they have no way of knowing it’s not the announcer claiming not to be a crook. • When your audience first hears that statement.” the president said.QUOTATIONS AND ATTRIBUTION “I am not a crook. There’s a good chance they’ll become confused and miss part of your story. .
” . alert your listener it’s coming: • THE PRESIDENTSAID IN HIS WORDS.QUOTATIONS AND ATTRIBUTION Your listener cannot see the quotation marks in your copy. If you feel you must use a direct quote. “I’M NOT A CROOK.
Alert your audience that a quote is next. Remember to identify the source of your quote or paraphrase up front. . and begin the quote with the source. you’ll probably want to paraphrase it. • THE PRESIDENT SAYS HE IS NOT A CROOK.QUOTATIONS AND ATTRIBUTION Unless the quote is very dynamic.
THE ADMIRAL ALSO SAID.. • And if it’s necessary to link a second statement with the speaker.. • Again. the best move you can make is to paraphrase. clarifying phrase. ..Quotation and Attribution • You’ll also want to avoid using long quotes. use a conversational.
• When you begin your quote with the source. .Quotation and Attribution • Some newscasters use “quote” and “unquote” to lead into and go out of quotes. your listeners will understand who said what. a habit that is un-conversational and unnecessary.
.” Why not say: • The fire chief says the blaze started in the kitchen.Quotation and Attribution Instead of: • The fire chief said. quote. “the blaze started in the kitchen.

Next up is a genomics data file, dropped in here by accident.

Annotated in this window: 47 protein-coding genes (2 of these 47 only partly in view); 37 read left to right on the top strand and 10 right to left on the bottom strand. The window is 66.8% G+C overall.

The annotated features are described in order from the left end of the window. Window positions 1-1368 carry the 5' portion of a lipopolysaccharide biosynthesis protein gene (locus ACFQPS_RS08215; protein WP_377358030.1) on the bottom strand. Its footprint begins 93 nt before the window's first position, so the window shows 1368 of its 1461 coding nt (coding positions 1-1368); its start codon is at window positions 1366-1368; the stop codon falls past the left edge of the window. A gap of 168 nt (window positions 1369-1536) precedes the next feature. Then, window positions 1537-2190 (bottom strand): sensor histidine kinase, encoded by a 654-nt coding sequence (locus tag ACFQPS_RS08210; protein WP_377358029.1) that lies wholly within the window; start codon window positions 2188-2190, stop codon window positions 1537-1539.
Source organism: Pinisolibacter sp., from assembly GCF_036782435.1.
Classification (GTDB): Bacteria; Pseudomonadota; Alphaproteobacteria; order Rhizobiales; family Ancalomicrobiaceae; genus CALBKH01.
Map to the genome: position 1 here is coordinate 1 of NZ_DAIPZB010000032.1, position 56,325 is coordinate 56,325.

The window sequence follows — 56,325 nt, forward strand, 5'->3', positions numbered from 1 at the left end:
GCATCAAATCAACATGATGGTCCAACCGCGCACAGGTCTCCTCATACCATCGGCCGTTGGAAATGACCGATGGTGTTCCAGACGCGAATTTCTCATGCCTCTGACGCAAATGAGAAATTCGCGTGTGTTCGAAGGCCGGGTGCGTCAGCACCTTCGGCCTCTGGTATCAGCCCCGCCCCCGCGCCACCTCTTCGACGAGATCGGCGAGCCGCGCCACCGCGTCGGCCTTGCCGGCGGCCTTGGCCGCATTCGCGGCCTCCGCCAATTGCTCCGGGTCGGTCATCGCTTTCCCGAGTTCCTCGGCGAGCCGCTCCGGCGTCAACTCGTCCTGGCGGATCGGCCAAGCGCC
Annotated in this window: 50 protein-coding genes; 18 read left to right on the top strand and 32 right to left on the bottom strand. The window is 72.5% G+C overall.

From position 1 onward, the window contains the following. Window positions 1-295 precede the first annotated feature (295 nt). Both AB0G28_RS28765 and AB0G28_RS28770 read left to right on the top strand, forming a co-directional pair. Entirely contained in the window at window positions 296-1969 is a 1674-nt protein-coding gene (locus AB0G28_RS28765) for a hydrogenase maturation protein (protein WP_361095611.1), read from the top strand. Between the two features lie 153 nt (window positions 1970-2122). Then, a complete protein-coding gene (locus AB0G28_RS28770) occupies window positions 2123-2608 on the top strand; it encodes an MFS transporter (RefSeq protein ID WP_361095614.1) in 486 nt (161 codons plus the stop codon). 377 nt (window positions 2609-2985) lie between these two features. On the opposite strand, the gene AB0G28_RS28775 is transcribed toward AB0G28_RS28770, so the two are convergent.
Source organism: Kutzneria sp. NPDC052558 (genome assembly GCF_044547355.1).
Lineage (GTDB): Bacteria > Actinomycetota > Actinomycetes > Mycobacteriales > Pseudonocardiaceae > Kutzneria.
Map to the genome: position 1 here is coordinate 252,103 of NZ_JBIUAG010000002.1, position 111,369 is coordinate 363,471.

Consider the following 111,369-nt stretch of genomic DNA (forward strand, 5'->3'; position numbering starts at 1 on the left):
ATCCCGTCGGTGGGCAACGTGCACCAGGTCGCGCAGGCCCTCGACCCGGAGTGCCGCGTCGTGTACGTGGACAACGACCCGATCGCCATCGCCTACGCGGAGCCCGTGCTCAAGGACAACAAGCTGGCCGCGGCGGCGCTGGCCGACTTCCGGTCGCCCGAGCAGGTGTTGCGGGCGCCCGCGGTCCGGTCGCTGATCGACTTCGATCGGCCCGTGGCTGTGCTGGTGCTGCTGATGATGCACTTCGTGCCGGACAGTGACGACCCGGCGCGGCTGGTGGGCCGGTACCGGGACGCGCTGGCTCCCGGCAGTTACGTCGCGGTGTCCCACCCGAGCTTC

. • Remember to place attribution before assertion and title before name.Quotation and Attribution • Don’t worry about attributing the source if the facts are obvious or easily verified.
. • Definitely avoid using the name of an unfamiliar individual unless you’re striving for a special effect – a very rare instance in news writing. remember to put the title ahead of the name.TITLES AND NAMES • Avoid starting a broadcast story with a person’s name. • When you use names and titles together.
Your sentence flows much more naturally and quickly.. Instead of: DONALD RUMSFELD. SECRETARY OF DEFENSE. Notice that when you place the title before the name.. you don’t use commas. .TITLES AND NAMES For example SECRETARY OF DEFENSE DONALD SAYS.... SAYS..
when.CONSTRUCTING THE BROADCAST NEWS STORY: • A broadcast news story differs from a print story. • The print story is written in the “inverted pyramid” style. what. why. • The print journalist then unfolds the rest of the facts in descending order of importance. • The who. . and how are usually included in the summary lead. where.